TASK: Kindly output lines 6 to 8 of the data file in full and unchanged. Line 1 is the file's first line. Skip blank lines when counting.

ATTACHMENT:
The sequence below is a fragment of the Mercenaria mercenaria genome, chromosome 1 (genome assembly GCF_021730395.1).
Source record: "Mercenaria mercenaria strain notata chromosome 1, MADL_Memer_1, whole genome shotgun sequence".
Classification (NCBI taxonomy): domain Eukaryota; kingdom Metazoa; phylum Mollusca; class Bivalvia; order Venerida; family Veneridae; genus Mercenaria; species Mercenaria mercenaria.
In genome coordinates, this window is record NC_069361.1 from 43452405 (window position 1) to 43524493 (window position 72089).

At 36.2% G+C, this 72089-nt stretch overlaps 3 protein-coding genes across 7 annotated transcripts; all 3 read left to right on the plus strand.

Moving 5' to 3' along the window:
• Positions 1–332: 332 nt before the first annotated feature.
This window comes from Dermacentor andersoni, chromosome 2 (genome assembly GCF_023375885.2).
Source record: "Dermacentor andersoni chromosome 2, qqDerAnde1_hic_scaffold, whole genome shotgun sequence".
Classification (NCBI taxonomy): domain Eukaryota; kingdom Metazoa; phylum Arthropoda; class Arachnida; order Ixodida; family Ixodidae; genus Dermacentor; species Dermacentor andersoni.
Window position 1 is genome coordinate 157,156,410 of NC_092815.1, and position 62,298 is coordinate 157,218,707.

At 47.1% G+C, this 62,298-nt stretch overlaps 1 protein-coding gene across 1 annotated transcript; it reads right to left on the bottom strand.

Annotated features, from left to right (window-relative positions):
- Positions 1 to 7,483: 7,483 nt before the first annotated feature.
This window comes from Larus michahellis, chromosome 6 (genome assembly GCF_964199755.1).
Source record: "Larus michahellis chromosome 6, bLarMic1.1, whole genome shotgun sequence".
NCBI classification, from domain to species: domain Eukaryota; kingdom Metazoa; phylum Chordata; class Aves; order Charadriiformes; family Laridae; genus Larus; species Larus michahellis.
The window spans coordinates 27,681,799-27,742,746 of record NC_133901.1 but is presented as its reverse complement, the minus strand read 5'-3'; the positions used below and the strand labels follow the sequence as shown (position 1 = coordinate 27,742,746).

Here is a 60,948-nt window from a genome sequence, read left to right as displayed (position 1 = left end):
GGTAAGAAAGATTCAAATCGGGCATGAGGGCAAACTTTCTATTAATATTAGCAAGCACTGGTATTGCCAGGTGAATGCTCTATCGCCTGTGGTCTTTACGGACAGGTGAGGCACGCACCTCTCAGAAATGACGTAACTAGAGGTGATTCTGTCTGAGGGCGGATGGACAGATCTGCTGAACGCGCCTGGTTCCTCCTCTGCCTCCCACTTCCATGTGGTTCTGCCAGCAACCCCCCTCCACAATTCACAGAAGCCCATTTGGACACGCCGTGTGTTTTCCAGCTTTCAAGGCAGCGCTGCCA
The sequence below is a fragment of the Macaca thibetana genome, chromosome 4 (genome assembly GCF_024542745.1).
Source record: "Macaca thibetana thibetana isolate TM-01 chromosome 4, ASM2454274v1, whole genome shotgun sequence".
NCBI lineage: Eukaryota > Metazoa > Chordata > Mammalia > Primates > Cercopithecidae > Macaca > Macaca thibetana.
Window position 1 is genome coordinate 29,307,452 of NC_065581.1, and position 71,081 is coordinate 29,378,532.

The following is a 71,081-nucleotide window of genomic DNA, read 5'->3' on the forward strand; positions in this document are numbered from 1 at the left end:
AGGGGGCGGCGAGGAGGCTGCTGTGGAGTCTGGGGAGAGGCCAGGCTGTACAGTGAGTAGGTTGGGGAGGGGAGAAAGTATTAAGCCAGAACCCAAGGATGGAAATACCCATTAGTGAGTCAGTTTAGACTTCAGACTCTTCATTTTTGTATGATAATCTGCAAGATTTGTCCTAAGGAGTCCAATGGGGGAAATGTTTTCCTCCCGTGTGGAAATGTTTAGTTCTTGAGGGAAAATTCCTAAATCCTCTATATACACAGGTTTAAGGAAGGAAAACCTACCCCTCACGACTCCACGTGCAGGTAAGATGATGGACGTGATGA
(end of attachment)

Moving 5' to 3' along the window:
• Positions 1–332: 332 nt before the first annotated feature.
This window comes from Dermacentor andersoni, chromosome 2 (genome assembly GCF_023375885.2).